Talk about TD

May 5-11, 2024, Is Tardive Dyskinesia (TD) Awareness Week

This Mental Health Awareness Month, we are proud to recognize May 5-11, 2024, as Tardive Dyskinesia (TD) Awareness Week to help increase awareness and support people living with this burdensome condition.

TD is a persistent, involuntary movement disorder that is characterized by uncontrollable, abnormal and repetitive movements of the face, torso, limbs and fingers or toes.1-4 The condition is associated with prolonged use of antipsychotic medication that may be necessary to treat individuals living with mental illness, such as bipolar disorder, depression, schizophrenia and schizoaffective disorder.3,5,*

There are approximately 600,000 people in the United States living with TD, and approximately 65 percent have not yet been diagnosed.2,8,9

By declaring the first full week of May as TD Awareness Week, we are helping to raise awareness regarding: 

  • The signs and symptoms associated with TD 
  • The potential physical, social and emotional consequences of TD10 
  • The importance of speaking with a healthcare provider about the impact of the uncontrollable movements and available treatment options 

The uncontrollable movements of TD can negatively impact people physically, socially and emotionally.10 It can affect one’s ability to work, drive, walk, button a shirt or eat and drink.8 People living with TD may also feel judged and ashamed, adding to a sense of worry, isolation and stigma.1,10,13-15

Thank you for your commitment to raising awareness of TD and supporting the mental health community. We encourage everyone across Florida to acknowledge the first full week of May as TD Awareness Week. To learn more about TD, visit

*Certain prescription medicines (metoclopramide and prochlorperazine) used to treat gastrointestinal disorders may also cause TD.6,7


Task Force on Tardive Dyskinesia. Tardive dyskinesia: a task force report of the American Psychiatric Association. 1992. 2. Cloud LJ, Zutshi D, Factor SA. Tardive dyskinesia: therapeutic options for an increasingly common disorder. Neurotherapeutics. 2014;11(1):166- 176. doi:10.1007/s13311-013-0222-5 3. American Psychiatric Association. Diagnostic and Statistical Manual of Mental Disorders.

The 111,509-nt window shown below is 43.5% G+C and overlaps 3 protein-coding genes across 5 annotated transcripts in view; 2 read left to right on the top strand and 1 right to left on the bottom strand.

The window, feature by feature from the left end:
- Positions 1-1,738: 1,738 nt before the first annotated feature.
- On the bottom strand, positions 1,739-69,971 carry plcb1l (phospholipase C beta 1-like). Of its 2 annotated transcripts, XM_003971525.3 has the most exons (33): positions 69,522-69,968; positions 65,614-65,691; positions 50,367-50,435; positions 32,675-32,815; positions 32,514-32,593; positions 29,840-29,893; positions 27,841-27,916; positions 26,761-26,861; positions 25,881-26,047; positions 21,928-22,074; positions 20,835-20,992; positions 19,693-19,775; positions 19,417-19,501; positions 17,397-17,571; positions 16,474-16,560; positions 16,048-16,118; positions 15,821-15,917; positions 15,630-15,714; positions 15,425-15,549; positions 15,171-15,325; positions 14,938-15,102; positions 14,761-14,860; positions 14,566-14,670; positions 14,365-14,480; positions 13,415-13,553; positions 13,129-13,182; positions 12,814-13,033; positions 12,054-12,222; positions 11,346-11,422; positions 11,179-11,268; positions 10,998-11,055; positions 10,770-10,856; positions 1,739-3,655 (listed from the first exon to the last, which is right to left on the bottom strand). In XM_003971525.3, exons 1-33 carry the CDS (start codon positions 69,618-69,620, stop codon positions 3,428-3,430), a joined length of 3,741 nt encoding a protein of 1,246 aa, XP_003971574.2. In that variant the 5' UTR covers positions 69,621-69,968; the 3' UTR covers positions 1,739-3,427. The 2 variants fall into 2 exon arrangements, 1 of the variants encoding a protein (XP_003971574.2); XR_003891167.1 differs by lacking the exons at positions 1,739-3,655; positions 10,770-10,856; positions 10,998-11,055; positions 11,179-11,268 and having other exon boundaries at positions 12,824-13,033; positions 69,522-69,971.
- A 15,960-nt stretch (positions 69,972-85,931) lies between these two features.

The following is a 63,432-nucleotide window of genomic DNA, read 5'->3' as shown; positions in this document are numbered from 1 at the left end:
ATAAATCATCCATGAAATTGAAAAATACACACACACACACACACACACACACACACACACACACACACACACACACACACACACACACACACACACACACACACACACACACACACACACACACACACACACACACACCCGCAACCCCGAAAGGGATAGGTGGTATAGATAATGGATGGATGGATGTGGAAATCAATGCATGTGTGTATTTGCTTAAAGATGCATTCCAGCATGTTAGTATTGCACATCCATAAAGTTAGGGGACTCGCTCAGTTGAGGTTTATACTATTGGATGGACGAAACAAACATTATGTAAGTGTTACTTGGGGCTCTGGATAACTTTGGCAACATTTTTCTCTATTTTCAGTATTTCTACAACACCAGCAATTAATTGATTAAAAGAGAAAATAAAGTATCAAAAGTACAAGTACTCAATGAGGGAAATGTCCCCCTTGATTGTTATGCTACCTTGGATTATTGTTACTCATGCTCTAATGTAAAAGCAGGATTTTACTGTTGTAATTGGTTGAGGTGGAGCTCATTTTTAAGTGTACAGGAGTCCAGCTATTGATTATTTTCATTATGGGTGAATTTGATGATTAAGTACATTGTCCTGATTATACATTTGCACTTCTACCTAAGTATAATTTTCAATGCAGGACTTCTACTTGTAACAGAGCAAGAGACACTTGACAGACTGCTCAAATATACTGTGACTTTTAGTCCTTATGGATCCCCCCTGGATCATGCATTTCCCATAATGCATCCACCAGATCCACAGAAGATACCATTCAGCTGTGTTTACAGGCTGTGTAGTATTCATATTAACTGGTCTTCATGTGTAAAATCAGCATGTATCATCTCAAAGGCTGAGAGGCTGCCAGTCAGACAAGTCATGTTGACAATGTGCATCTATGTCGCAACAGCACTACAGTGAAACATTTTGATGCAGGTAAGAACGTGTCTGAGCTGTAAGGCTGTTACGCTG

5th ed., text revision. American Psychiatric Association; 2023. 4. Guy W. ECDEU Assessment Manual for Psychopharmacology. National Institute of Mental Health; 1976. 5. Caroff SN, Hurford I, Lybrand J, Campbell EC. Movement disorders induced by antipsychotic drugs: implications of the CATIE schizophrenia trial. Neurol Clin. 2011;29(1):127-148, viii. doi:10.1016/j.ncl.2010.10.002 6. Kenney C, Hunter C, Davidson A, Jankovic J. Metaclopramide, an increasingly recognized cause of tardive dyskinesia. J Clin Pharmacol. 2008;48(3):379- 384. doi:10.1177/0091270007312258 7. Sanger GJ, Andrews PLR. A history of drug discovery for treatment of nausea and vomiting and the implications for future research. Front. Pharmacol. 2018;9:913. doi:10.3389/fphar.2018.00913 8. Data on file. Neurocrine Biosciences, Inc. 9. Carbon M, Hsieh CH, Kane JM, Correll CU. Tardive dyskinesia prevalence in the period of second-generation antipsychotic use: a meta-analysis. J Clin Psychiatry. 2017;78(3):e264–e278. doi: 10.4088/JCP.16r10832 10. Ascher-Svanum H, Zhu B, Faries D, Peng X, Kinon BJ, Tohen M. Tardive dyskinesia and the 3-year course of schizophrenia: results from a large, prospective, naturalistic study. J Clin Psychiatry. 2008;69(10):1580-1588. doi:10.4088/jcp.v69n1008 11. National Alliance for Mental Illness.

Mental health by the numbers. Accessed January 27, 2021.

Reinert M, Fritze D, Nguyen T. The state of mental health in America 2023. Mental Health America; 2022. 13. Boumans CE, de Mooij KJ, Koch PA, van ‘t Hof MA, Zitman FG. Is the social acceptability of psychiatric patients decreased by orofacial dyskinesia? Schizophr Bull. 1994;20(2):339-344. doi:10.1093/schbul/20.2.339 14. Yassa R. Functional impairment in tardive dyskinesia: medical and psychosocial dimensions. Acta Psychiatr Scand. 1989;80(1):64-67. doi:10.1111/j.1600-0447.1989.tb01301.x. 15. Citrome L. Clinical management of tardive dyskinesia: five steps to success. J Neurol Sci. 2017;383:199-204. doi:10.1016/j.jns.2017.11.019


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